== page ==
The risks of being a "Cool" Kid

There was a really interesting article in the Washington post today about how kids who are typically seen as "cool" for their shenanigans in middle school may end up worse off for it.

The author talks about typical little things cool kids might do, like sneaking into an R rated movie, making out with their crush in an empty hallway, skipping third period, or obsessing over their style. Sure, we don't condone these things, but most people don't think it's the end of the world when a 12 or 13 year old slips up a little.

Well, a study done of 184 7th and 8th graders says otherwise. They followed up with the kids 10 years later and found that the kids who were invovled in minor delinquencies, young romances, and focused on social status were way worse off then their "un-cool" peers. The popular kids had a 45% higher rate of drug/alcohol problems and a 22% higher rate of criminal behavior. What's even more interesting is these kids who seemed to be into more mature relationships at such a young age were actually scored 24% lower then their peers in a social competency test at age 22. That means they had trouble carrying out normal, positive relationships.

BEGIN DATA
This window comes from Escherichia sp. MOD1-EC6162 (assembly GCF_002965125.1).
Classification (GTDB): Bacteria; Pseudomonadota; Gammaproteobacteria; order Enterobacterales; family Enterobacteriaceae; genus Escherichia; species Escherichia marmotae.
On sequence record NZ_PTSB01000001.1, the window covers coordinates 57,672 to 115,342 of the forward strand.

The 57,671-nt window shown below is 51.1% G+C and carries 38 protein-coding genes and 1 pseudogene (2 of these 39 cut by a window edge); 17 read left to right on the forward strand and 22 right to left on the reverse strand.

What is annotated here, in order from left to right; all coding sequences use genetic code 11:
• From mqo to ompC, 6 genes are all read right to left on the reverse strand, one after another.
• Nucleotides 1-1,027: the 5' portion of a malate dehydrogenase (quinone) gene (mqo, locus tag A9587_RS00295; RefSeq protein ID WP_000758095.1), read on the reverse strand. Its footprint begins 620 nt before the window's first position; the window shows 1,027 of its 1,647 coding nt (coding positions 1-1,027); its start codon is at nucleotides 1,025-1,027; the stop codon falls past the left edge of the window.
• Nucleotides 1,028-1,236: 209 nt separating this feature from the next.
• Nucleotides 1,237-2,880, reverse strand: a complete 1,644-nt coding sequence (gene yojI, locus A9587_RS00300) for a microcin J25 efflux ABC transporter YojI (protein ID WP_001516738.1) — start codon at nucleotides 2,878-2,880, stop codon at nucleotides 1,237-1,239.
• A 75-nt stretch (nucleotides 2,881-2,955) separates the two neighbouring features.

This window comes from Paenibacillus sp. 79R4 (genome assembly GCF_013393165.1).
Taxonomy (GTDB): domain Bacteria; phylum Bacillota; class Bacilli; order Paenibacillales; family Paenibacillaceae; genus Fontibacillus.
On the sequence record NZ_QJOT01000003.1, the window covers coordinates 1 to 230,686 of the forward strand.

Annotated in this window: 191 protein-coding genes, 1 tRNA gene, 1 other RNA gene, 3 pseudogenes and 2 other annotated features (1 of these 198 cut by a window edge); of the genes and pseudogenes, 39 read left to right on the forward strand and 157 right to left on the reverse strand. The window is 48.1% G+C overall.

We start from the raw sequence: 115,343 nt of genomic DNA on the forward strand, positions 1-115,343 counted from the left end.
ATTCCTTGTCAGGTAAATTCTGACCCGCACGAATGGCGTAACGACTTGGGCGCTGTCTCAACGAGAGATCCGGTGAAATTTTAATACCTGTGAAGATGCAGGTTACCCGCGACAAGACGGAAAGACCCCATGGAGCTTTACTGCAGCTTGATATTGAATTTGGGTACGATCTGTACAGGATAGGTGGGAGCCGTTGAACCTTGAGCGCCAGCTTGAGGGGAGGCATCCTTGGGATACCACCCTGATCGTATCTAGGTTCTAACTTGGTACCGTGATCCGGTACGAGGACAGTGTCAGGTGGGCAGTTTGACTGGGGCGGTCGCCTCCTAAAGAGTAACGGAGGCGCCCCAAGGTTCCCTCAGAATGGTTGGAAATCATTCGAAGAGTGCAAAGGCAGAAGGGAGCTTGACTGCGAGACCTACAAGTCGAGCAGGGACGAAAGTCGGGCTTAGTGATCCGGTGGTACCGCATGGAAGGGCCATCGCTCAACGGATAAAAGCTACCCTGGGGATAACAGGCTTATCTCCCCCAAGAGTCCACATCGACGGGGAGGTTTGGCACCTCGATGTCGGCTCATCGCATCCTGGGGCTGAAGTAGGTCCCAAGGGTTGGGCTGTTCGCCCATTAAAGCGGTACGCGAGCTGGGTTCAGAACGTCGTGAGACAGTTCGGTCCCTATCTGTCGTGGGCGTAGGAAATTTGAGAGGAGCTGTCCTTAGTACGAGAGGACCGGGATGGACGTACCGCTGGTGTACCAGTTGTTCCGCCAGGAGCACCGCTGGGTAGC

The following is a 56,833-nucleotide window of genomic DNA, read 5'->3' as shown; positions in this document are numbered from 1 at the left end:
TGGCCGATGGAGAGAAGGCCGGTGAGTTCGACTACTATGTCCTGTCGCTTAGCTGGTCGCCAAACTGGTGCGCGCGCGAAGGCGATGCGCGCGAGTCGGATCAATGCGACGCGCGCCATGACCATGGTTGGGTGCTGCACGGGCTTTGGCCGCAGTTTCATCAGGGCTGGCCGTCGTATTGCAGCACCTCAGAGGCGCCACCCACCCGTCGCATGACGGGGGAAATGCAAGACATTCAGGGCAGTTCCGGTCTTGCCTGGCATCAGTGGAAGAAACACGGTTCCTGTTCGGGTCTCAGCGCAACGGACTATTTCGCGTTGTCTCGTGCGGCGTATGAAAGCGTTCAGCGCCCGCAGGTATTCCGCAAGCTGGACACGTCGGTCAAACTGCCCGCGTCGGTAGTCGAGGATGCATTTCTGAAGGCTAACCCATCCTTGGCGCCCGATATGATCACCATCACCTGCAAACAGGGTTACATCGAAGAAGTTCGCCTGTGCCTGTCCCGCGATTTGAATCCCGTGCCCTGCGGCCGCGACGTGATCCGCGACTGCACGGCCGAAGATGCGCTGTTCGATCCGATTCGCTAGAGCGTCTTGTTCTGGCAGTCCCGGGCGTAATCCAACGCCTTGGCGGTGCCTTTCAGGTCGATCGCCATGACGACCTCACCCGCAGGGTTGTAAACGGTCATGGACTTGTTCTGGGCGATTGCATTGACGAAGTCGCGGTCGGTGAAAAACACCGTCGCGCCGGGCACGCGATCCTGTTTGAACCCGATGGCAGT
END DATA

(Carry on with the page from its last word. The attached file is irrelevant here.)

So many of us want our kids to be popular because it means that they're accepted by society. Nobody dreams of a socially awkward child. It's good to have friends and you don't want them to be picked on. The issue is what lengths they'll go to be accepted. I feel like it's important as parents to teach our kids that the choices they make are way more important then who they hang out with. We also have to learn that having a shy, awkward middle schooler is okay. They don't need to be popular to be successful.

I also think this article speaks to how important discipline is. Even things that seem minor need to be addressed seriously in order for the child to learn what's right.

What do you think? Do you worry about your kid being "too cool"?…

    8Theresa Gould
    I found the statistics revealing. I don't worry about our children being "cool". We are teaching our children to be themselves and not to care about what other people think. At least two of our older girls have embraced we are different. They have to learn to be comfortable with themselves first and that is what's important to us.
    About Taylor
    Current: Chanhassen, Minnesota
    Birth: July 26
    On since: Dec 18, 2013
    I'm the proud mama of my daughter Avery, born on June 6, 2013. I'm 26 years old, I work from home as a graphic designer, I will be testing for my 5th degree black belt in Tae Kwon Do in 2015. My husband, Derek, and I have been happily married for 3 years.